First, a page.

STEPHEN A BALTERS JR
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HONORED ON PANEL 21E, LINE 41 OF THE WALL

STEPHEN A BALTERS JR

WALL NAME

STEPHEN A BALTERS JR

PANEL / LINE

21E/41

DATE OF BIRTH

01/21/1948

CASUALTY PROVINCE

QUANG TIN

DATE OF CASUALTY

06/03/1967

HOME OF RECORD

SAN JOSE

COUNTY OF RECORD

Santa Clara County

STATE

CA

BRANCH OF SERVICE

MARINE CORPS

RANK

LCPL

Book a time
Contact Details

REMEMBRANCES

LEFT FOR STEPHEN A BALTERS JR
POSTED ON 6.3.2016

A true Marine hero, and maybe some answers about who, what, why.....

Richard Hulet
[email protected]
I served, with the batallion
It has been, almost 50, years since. Lance Corporal, Stephen Balters served, with the best. Foxtrot, Company, 2nd, Battalion, 5th, Marines, 1st, Marine Division, left, for Operation, Union II, on May 26th, 1967, attached, to Colonel, Hilgartner’s, 1st, Battalion, 5th, Marines. When, the first wave, of helicopters came back, for the rest, of the company, the helicopter crews unloaded, what looked like body bags, but, inconceivably, it was flack jackets, as Col Hilgartner, thought it was too hot to wear them. By June, 3rd, after a week in the bush, south, of their An Hoa, base camp, in the Que Son, Valley, Foxtrot’s objective, was the village of Vinh Huy, 2. The company advanced, parallel to Delta, 1/5, 800, meters, southeast, moving towards a saddle leading to a field, 450, meters wide, by 350, meters deep. Delta, Company, was engaged with at least, a company of NVA. The first and second platoons, entered the rice paddy and the battle raged, for the next several hours. The men of Foxtrot, fought valiantly, engaging, an NVA regiment. Corporal, Loyd Woods, single handedly attempted, to save his mortally wounded, platoon leader, attacked and eliminated, two machine gun positions and their crews. Corporal, Melvin Long, despite, being wounded twice, led his squad in an attack on the hills, killing all, of the enemy and relieving the crossfire on the Marines, trapped in the open rice paddy. Gunny Green, on his first operation with Foxtrot, also killed, the crew of two, machine gun positions. All three, were awarded, the Navy Cross. At 1745, Captain Graham, after being wounded twice, chose to stay with the badly wounded, battalion radio operator. His last radio contact, was to 3rd, platoon commander, indicating that he was out of ammunition and that “25, NVA., are firing and maneuvering against me and they are looking pretty good...” He received, the Congressional Medal, of Honor. Foxtrot Company, lost 30, men, killed and another 61, wounded, on June 3, 1967. Only a month, later, after rebuilding, Fox was sent to Nong Son and attacked, losing 10, more men. A short timer, machine gunner Private, Melvin Newlin, received, the Medal, of Honor, for his actions on the night of 3/4, July. Steven Balters, may you, rest in peace. I, will never forget. Sgt., Richard Hulet, Logistics, Support Unit, 2/5, An Hoa, 1967. I can only hope this helps a little..., best I can do.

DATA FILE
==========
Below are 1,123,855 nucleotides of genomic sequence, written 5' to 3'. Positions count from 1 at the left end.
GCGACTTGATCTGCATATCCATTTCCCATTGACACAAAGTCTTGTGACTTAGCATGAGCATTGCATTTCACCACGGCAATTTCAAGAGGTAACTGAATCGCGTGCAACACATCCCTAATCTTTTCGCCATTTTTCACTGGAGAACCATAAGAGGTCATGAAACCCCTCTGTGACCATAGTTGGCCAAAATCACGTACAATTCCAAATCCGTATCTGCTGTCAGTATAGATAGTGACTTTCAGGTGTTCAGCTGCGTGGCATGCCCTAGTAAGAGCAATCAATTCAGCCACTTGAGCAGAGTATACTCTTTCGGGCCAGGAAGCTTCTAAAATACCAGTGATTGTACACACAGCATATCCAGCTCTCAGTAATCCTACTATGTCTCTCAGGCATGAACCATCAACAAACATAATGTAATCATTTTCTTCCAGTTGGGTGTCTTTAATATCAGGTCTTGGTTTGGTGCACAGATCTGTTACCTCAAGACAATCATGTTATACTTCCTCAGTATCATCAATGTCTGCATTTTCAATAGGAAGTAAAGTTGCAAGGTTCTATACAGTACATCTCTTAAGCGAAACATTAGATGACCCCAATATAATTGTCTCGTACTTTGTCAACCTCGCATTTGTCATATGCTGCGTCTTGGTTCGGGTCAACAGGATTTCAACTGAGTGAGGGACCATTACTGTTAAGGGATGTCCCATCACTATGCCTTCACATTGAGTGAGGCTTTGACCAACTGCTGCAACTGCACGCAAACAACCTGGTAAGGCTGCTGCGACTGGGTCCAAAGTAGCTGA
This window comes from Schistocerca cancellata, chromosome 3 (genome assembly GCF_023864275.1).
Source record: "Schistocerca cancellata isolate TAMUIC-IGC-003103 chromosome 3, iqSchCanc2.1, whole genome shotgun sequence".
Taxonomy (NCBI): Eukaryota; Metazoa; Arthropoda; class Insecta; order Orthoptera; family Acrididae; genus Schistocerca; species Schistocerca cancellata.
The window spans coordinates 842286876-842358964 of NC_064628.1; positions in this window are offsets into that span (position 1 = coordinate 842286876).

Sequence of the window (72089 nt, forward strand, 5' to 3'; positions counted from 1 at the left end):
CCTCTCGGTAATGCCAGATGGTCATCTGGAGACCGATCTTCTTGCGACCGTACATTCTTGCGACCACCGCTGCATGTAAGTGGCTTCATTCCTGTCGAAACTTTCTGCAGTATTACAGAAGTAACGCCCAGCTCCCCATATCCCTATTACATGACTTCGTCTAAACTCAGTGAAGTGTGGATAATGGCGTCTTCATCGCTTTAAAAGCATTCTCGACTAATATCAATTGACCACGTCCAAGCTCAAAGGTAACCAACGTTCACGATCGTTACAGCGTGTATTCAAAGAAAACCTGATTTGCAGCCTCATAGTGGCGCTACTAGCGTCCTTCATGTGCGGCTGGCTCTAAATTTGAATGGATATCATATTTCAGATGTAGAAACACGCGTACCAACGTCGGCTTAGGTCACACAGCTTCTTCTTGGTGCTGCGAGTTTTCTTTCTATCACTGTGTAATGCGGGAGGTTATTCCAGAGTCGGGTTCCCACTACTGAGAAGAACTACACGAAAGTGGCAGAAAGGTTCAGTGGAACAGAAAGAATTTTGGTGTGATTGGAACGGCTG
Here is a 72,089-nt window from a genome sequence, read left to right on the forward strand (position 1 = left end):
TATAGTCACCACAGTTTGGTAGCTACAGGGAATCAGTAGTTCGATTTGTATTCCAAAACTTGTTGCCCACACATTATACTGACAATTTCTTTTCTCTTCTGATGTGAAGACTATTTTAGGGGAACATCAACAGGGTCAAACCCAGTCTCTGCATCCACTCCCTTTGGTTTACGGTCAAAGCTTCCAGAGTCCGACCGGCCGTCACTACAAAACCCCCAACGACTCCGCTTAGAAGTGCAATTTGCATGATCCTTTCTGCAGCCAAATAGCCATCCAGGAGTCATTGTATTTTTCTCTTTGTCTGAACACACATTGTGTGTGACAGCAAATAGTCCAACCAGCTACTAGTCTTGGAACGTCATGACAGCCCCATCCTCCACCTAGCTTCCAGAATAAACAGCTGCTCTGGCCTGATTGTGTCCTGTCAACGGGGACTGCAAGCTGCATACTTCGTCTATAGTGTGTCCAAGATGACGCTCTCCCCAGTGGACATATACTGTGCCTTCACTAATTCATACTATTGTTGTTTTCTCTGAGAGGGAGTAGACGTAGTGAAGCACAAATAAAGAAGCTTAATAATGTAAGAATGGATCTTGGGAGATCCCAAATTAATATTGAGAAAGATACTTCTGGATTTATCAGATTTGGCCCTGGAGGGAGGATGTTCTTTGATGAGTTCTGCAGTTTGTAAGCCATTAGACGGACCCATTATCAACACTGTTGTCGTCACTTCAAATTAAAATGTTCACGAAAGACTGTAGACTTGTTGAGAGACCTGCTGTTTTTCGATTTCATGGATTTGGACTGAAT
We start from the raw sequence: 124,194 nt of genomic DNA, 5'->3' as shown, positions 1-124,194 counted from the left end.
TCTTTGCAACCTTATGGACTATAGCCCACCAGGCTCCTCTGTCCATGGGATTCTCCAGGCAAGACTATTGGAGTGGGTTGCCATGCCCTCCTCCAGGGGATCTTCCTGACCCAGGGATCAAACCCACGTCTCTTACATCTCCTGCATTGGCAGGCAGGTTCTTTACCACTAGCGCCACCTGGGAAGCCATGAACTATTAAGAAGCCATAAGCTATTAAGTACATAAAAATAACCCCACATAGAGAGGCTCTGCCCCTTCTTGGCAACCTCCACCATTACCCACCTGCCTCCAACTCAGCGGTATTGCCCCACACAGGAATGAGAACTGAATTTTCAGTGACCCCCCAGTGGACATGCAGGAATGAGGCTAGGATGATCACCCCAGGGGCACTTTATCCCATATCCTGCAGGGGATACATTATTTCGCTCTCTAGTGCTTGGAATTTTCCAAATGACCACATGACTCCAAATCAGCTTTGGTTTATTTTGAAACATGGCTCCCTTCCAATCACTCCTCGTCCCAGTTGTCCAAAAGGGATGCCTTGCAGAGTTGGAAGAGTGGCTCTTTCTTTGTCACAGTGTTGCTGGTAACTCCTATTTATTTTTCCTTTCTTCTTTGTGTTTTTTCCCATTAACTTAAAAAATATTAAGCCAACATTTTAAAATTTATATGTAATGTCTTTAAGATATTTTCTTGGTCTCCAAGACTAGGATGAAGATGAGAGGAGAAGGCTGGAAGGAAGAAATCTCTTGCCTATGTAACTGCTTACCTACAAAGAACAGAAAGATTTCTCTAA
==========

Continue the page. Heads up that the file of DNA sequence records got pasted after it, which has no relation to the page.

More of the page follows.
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POSTED ON 5.25.2015
POSTED BY: Christian Evers

what happened?

Lcpl Balters was my cousin and although I was born almost 30 years after his passing, I feel the need to find out exactly what happened over there. Everything I've read suggests that he was involved in Operation Union II but I want to find someone who was there and possibly someone who knew him who could tell me how he fell.
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POSTED ON 7.2.2014
POSTED BY: Joe Fries

Friends and Neighbors

I have not forgotten days shared in the neighborhood in Omaha. Was saddened to attend your funeral before I started my military service as a Navy Corpsman. We all miss you Steve and continue to pray for you. I know when you got to heaven God said "Welcome Home". Though it says hometown San Jose those of us that knew you know your home town was Omaha, NE
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POSTED ON 6.3.2014
POSTED BY: A US Marine, Vietnam

Semper Fi, Marine.

POSTED ON 11.29.2013
POSTED BY: Curt Carter [email protected]

Remembering An American Hero

Dear LCPL Stephen A Balters Jr, sir

As an American, I would like to thank you for your service and for your sacrifice made on behalf of our wonderful country. The youth of today could gain much by learning of heroes such as yourself, men and women whose courage and heart can never be questioned.

May God allow you to read this, and may He allow me to someday shake your hand when I get to Heaven to personally thank you. May he also allow my father to find you and shake your hand now to say thank you; for America, and for those who love you.

With respect, and the best salute a civilian can muster for you, Sir

Curt Carter
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